The government on Monday rescinded a policy announced at the weekend requiring visitors to show proof of Covid-19 vaccination, Health Minister Anutin Charnvirakul said, citing sufficient immunisation levels in China and globally.
The Phuket Tourist Association on Sunday lambasted the suddenly-announced vaccination requirement, saying foreign tourism operators were enraged about having to issue refunds to customers, many of whom already en route to airports when the new rule was announced without warning. The association added that the abrupt rule change would hurt the country's tourism recovery – and its image.
The country's aviation authority had on Saturday announced the restrictions, effective Monday, ahead of an expected deluge of visitors from China, where Covid-19 cases have surged.
In an abrupt U-turn on Monday, Mr Anutin said requiring visitors to show evidence of two vaccine doses was "inconvenient" and a panel of experts had resolved that it was unnecessary as enough vaccinations had been administered globally.
Mr Anutin said visitors not vaccinated at all would also be granted entry without restriction.
"Showing proof of vaccination would be cumbersome and inconvenient, and so the group's decision is that it is unnecessary," Mr Anutin told reporters.
The first flight of Chinese visitors since the pandemic started arrived at Suvarnabhumi Airport on Monday, carrying an initial group of an expected 3,465 passengers on the first day, Mr Anutin said.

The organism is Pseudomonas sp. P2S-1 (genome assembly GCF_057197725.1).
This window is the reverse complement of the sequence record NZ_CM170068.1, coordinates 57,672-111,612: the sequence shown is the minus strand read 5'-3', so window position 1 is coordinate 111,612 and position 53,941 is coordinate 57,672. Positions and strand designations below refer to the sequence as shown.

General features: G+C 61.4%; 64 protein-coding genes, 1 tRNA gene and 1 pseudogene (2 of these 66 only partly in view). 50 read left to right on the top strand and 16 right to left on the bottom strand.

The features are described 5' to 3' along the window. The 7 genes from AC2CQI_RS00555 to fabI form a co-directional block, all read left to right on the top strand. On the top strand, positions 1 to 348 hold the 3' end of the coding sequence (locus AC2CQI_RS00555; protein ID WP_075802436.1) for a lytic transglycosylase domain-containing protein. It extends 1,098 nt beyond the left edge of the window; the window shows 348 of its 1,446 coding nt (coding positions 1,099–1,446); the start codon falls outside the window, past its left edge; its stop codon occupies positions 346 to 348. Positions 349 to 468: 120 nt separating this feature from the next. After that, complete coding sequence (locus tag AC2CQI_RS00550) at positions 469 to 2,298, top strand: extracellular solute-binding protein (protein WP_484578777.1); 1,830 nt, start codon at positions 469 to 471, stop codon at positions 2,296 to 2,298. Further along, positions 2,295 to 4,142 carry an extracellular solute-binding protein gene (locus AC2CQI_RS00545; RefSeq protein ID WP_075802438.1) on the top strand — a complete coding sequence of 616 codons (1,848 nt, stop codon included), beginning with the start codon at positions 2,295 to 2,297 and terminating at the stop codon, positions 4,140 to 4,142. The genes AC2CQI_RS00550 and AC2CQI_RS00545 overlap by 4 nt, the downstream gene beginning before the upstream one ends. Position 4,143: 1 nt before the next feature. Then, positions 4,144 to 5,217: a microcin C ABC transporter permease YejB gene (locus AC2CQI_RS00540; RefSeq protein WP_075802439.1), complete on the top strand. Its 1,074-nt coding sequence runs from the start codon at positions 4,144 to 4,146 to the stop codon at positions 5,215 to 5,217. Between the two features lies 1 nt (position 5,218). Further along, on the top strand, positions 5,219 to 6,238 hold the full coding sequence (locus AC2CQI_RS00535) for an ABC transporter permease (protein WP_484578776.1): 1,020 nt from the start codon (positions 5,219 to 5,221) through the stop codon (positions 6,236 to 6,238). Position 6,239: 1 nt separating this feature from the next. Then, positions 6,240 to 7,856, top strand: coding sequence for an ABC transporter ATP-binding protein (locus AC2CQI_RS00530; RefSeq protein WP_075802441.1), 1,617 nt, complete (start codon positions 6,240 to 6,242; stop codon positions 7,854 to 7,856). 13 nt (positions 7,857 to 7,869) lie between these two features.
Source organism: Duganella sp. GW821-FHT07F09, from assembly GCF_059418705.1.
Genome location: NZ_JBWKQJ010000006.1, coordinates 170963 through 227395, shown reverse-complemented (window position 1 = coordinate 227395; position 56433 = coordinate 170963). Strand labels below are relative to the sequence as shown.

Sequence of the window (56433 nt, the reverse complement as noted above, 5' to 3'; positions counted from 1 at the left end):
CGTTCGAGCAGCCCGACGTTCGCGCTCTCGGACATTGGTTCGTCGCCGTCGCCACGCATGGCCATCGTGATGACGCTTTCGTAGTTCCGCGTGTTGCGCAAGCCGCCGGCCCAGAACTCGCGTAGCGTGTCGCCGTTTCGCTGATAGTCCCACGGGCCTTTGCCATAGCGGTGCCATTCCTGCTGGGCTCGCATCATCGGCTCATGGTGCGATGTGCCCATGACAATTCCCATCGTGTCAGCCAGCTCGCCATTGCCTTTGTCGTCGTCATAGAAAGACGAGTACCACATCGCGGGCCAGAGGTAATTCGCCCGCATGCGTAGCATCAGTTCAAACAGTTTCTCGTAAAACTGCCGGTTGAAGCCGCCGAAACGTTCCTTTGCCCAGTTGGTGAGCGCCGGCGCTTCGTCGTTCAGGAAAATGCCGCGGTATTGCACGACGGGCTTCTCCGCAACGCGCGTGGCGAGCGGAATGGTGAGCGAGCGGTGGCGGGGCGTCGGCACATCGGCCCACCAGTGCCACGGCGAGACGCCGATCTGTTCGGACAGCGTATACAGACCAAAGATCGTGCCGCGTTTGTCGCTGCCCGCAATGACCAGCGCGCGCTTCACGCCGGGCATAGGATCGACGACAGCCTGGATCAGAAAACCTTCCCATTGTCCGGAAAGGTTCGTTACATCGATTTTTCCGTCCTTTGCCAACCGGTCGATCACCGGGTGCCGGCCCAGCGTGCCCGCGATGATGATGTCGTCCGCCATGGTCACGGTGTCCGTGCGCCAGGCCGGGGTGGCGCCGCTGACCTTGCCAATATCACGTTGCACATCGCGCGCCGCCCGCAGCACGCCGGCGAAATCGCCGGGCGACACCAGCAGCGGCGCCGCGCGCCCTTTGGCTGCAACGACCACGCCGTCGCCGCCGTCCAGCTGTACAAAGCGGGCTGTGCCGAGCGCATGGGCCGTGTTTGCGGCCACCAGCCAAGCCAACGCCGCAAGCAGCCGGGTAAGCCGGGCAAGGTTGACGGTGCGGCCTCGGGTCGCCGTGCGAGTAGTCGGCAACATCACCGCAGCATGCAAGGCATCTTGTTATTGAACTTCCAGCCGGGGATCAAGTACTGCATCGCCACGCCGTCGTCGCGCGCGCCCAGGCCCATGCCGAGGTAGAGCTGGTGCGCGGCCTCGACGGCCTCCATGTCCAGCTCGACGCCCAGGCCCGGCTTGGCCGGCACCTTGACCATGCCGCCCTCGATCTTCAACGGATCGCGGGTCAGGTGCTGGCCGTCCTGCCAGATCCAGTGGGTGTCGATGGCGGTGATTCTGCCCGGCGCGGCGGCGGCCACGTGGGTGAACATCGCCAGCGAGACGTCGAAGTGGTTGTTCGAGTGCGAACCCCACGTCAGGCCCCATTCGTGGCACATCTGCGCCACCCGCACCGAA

One of Asia's most popular travel destinations, the country is enjoying an influx of tourists during the first peak season since the removal last year of tight entry restrictions.
In November, it recorded 1.75 million visitors, quadruple the number received for the whole of last year when flights and foreign arrivals were limited.
Mr Anutin said the kingdom was now expecting 3.5-10 million Chinese visitors, compared with a peak of about 10 million a year before the Covid-19 pandemic.
"This is a good sign for Thailand's tourism sector ... the country's economy will recover rapidly. After we've been devastated by Covid for the last three years," he said.
The Tourism Authority of Thailand is expecting arrival numbers for last year to have exceeded 11.5 million, just over a quarter of the record of nearly 40 million in pre-pandemic 2019, who spent about 1.91 trillion baht.
Authorities will still require foreigners whose next destination is a country requiring a negative pre-entry Covid-19 test to show they have health insurance covering treatment for the disease, Mr Anutin said.